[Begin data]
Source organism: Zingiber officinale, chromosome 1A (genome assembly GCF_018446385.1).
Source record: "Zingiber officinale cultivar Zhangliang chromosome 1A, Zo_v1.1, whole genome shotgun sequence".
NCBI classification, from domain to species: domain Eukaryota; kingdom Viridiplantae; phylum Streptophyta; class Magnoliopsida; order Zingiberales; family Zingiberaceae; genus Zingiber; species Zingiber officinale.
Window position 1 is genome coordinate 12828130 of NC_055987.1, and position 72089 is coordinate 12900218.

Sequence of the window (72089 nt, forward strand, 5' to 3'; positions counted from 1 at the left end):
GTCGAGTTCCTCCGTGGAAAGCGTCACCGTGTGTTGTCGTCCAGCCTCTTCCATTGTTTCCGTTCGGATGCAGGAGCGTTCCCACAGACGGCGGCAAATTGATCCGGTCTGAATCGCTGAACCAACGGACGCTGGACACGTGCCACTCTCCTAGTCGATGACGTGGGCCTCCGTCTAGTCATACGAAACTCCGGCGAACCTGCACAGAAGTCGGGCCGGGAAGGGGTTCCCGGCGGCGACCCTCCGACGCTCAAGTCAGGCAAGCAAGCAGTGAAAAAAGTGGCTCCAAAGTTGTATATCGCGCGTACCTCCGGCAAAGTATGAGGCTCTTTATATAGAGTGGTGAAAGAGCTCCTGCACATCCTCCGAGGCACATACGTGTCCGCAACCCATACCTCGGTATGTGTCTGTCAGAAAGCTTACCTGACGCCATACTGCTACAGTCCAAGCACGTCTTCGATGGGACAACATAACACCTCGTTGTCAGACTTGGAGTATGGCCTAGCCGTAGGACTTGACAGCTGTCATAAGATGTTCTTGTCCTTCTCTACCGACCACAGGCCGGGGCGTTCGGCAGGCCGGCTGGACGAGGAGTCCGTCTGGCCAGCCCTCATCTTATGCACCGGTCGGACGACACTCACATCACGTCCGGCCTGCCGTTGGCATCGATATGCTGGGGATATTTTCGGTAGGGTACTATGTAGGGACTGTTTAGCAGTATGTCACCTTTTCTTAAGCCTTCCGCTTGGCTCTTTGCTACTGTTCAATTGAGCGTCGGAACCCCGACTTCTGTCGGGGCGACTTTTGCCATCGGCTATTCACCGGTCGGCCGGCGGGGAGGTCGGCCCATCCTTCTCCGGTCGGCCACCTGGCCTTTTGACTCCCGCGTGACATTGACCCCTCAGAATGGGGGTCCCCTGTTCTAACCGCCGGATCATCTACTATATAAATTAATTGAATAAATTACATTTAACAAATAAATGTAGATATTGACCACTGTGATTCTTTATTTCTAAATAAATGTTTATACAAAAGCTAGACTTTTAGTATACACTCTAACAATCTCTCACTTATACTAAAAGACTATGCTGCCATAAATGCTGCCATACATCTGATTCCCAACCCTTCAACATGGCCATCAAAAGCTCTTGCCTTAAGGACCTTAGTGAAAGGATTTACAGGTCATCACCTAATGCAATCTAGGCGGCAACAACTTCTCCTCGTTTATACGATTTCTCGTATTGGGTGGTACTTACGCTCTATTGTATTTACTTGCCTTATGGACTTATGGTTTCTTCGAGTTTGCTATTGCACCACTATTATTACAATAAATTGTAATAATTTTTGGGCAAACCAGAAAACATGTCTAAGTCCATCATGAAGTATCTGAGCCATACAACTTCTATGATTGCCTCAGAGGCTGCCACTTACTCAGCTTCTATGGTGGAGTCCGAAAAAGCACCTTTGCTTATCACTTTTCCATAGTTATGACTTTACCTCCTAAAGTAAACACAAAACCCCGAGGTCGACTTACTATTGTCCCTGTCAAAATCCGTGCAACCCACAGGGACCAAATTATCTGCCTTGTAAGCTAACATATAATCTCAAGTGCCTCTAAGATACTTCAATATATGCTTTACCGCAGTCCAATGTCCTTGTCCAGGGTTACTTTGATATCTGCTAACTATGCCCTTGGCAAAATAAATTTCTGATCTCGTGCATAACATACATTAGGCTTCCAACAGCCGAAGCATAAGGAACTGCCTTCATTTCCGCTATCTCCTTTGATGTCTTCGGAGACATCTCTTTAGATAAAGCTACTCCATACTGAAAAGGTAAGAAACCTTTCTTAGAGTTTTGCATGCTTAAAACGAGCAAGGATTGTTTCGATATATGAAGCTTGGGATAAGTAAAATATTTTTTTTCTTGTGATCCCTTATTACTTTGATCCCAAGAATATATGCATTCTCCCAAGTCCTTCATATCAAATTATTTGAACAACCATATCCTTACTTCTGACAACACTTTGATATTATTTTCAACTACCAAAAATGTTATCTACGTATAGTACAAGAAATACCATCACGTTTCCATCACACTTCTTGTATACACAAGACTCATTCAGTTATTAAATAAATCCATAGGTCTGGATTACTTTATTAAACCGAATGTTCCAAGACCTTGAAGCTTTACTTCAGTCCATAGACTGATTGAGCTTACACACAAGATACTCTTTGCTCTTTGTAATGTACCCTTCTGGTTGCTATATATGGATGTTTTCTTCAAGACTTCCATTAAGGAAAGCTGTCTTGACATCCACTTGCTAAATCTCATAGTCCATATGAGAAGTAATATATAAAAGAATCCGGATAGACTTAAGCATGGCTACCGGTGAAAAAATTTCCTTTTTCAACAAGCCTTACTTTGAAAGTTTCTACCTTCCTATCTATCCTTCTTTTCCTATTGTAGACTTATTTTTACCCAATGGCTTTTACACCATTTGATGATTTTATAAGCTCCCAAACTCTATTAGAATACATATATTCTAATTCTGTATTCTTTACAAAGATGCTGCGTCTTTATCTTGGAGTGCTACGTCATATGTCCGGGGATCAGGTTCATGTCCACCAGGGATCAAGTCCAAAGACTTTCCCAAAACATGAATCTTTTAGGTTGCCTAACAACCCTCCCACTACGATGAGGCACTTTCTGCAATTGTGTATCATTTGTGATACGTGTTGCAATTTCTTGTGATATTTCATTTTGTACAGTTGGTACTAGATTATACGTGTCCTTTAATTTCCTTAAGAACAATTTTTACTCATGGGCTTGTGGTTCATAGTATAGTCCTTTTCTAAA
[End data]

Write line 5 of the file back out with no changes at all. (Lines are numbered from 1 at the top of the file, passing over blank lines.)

Sequence of the window (72089 nt, forward strand, 5' to 3'; positions counted from 1 at the left end):